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Playing intercollegiate athletics is an experience that provides student-athletes with the opportunity to excel in a sport they love, while building an educational foundation for their future. However, being a student-athlete is much more than going to class and playing sports.
College is meant to provide young adults an experience to learn, grow, and develop in all aspects of their life. In order to be a successful student-athlete who excels in the classroom, on the field, and in the community you must master “The 3 S’s”, School, Sports, and Social Life.
The First S, and most important, is the School.
The reason to attend college is to gain a solid education that will help you find a career path in order to help build a life for yourself after graduation. Balancing your academic responsibilities will be important if you want to be successful in your athletic endeavors. If you are not doing what you need to do in the classroom, you will not get the opportunity to perform on the field, court, pool, etc.
As a student-athlete you must be enrolled in a minimum of 12 Credit Hours per semester. Typically, most student-athletes are enrolled in 12-15 credit hours, or 4-5 classes, per semester. In short, the credit hours means how many hours per week are you in the classroom.
Experts say to achieve sufficient grades you should be spending 1.5 - 2 times the amount of time spent in the classroom on work outside the classroom, or homework. For a typical student-athlete who is enrolled in 15 credit hours they should be doing somewhere between 20-25 hours of work outside the classroom. To break it down by class, if you are in each class for 2.5 - 3 hours/week, you should be doing 5-6 hours of work outside the class. Your academic responsibilities will require around 25-30 hours of your time each week. A third of your time on campus will be dedicated to School.
The Second S is Sports.
When it comes to importance, if School is #1, then Sports is 1A.
There are obviously expectations of you as a student-athlete, from yourself, your coaches, teammates, and the school itself. That can be a lot of pressure on one individual, so being able to manage those expectations is essential.
The first step is understanding is the time you are going to need to dedicate to your sports.
In your Championship Season, your team is allowed up to 20 hours of Countable Hours of Related Athletic Activity (CHARA). This is across the board NCAA Division I, II, and III. CHARA, as it is known, includes team practices, lifting, conditioning, individual workouts with a coach, and film sessions. What this does not include is voluntary workouts, team meetings, rehab, community service projects, fundraising initiatives, etc. You can expect to dedicate anywhere from 30-35 hours per week dedicated to your sport.
As a student-athlete, you are expected to be a good representation of your team and the school. You need to follow all of the team, school, and conference rules.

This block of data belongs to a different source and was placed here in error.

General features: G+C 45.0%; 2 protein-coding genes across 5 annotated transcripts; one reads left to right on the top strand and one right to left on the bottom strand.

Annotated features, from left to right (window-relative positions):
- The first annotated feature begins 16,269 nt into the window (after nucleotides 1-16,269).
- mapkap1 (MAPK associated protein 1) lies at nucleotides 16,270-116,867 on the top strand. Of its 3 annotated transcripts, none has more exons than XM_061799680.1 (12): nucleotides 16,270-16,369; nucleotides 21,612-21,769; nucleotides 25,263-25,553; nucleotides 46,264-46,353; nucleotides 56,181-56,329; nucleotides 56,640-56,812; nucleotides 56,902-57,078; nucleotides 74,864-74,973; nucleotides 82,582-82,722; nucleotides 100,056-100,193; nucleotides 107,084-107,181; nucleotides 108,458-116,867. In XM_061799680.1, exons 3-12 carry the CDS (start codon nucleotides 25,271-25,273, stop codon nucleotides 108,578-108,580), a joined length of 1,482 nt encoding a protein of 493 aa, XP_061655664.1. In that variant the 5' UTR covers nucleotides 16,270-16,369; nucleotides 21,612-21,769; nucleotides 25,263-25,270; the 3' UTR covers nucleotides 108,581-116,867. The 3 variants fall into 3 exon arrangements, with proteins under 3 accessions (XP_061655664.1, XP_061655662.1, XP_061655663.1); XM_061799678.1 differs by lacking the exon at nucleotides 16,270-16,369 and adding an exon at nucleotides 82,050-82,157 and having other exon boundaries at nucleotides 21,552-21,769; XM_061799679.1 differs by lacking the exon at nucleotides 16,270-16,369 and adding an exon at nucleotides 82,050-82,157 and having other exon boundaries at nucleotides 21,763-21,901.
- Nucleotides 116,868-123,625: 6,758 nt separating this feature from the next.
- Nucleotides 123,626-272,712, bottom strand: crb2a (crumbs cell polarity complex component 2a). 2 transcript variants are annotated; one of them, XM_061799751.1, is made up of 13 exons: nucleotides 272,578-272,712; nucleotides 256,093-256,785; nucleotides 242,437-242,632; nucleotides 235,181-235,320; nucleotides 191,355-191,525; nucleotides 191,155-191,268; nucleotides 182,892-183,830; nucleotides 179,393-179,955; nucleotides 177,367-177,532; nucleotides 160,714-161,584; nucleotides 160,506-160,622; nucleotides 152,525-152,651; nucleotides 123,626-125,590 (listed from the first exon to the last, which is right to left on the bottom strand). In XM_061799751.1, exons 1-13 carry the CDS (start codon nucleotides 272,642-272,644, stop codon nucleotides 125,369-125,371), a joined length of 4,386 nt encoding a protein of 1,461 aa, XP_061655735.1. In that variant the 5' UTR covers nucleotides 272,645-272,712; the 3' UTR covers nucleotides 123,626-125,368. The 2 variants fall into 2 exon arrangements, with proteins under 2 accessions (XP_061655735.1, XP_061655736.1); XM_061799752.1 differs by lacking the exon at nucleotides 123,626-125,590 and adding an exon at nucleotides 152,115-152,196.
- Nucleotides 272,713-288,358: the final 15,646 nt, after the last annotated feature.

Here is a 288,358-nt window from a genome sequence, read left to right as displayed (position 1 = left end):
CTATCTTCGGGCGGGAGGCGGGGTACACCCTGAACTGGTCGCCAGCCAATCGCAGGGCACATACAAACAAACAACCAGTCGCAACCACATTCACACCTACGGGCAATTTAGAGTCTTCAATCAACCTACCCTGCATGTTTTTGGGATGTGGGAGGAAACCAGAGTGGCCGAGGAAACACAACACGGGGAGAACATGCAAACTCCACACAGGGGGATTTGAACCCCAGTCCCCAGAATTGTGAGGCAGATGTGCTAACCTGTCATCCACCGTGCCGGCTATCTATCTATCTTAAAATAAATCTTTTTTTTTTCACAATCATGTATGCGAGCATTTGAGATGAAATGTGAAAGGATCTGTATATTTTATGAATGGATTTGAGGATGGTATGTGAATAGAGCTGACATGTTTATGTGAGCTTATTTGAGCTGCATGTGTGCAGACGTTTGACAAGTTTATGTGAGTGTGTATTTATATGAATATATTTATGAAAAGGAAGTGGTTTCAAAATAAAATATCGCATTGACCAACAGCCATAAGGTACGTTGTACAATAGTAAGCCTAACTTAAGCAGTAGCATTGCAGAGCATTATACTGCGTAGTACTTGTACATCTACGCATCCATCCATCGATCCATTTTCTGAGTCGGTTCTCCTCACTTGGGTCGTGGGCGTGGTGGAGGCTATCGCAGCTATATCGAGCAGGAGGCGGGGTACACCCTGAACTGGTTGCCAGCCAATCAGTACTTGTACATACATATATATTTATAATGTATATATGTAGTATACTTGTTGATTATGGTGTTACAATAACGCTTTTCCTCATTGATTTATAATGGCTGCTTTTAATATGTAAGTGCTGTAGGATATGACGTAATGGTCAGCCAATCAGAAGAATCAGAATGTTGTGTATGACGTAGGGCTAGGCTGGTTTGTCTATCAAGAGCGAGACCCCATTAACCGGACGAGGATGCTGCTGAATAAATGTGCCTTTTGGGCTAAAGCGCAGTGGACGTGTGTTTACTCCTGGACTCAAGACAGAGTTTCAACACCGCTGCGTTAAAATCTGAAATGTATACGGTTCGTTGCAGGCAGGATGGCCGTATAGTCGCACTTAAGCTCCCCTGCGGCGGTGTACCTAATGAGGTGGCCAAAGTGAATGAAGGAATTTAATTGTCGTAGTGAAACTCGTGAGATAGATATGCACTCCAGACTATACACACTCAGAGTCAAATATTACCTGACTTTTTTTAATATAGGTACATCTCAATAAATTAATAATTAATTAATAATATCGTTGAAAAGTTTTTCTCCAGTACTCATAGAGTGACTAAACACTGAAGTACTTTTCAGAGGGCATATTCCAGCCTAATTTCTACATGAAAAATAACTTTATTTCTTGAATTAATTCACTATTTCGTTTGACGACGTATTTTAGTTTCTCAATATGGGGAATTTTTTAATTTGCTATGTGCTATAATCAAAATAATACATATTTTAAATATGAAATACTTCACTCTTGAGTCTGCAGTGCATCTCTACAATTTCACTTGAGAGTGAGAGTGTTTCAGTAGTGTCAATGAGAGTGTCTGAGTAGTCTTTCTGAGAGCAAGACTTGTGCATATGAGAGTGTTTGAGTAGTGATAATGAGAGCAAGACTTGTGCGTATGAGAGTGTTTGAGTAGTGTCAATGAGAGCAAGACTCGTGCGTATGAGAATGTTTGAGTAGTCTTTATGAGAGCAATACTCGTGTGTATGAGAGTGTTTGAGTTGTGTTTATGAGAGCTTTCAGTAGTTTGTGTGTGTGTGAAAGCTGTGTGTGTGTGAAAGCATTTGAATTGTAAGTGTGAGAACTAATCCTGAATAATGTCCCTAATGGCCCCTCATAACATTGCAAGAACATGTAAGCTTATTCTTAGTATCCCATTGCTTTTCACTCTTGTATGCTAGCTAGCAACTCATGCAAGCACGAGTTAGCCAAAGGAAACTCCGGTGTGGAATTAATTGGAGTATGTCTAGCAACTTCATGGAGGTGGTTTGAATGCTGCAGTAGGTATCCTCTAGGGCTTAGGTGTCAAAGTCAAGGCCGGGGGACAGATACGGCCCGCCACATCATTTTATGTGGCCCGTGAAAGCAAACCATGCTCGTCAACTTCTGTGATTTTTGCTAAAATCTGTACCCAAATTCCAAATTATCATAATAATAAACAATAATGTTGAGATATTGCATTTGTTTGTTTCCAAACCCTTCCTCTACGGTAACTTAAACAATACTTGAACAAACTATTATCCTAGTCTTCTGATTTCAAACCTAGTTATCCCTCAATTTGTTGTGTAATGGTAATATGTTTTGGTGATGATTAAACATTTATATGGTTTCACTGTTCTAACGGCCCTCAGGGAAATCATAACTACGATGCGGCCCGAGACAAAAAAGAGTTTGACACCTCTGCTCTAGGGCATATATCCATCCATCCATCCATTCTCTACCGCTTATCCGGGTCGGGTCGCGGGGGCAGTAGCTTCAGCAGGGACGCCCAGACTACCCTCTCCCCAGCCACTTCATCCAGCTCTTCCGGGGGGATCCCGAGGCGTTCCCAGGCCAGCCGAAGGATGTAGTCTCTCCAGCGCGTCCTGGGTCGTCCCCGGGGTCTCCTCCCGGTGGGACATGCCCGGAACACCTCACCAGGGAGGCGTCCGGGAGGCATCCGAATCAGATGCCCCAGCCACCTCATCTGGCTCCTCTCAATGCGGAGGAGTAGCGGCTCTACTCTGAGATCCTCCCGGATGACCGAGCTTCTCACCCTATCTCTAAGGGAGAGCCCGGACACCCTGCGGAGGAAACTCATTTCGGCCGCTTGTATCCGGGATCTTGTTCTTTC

As a student-athlete, you are also going to have to make sacrifices along the way and possibly miss out on some experiences you would otherwise not miss if you were a regular student.
Being a student-athlete may require you to miss class time due to competitions. You are responsible for the work you missed while out of class. You are prohibited from missing classes due to any practices, lifting, conditioning sessions. If a coach asks you to, then you should report that to the appropriate authority in the athletic department, usually the Director of Compliance.
After it is all said and done, you will spend around 60 hours of your week focused on your academic and athletic responsibilities, that is almost half of your waking hours on campus. They say playing college sports is like a job...well it is because part of that job is going to class, so 60 hours a week is like a full-time job.
The Last S is Social Life.
Your Social Life makes up the final piece of the college experience. It can’t just be school and sports for 24/7, or you will go crazy. You need to make time for your friends and finding time to step away from the first 2 S’s.
However, School and Sports will always need to come before your Social Life, so make sure you have your priorities straight. As a student-athlete, there are a lot of different activities for you to take advantage of. There are different clubs/organizations you can join. Some of my best moments of being a student-athlete was dorm living, just hanging around with my friends watching TV, movies, playing video games, or making up some crazy new game like “Hall Ball.” We all need time to unwind from the daily pressures of being a student-athlete. Make sure you find time to just be a college kid.
As you are navigating through the college recruiting process, keep the 3 S’s in mind. Find the school that will provide you with the best college experience academically, athletically, and personally. The school you ultimately select should be the one where you will develop in all aspects of your life.
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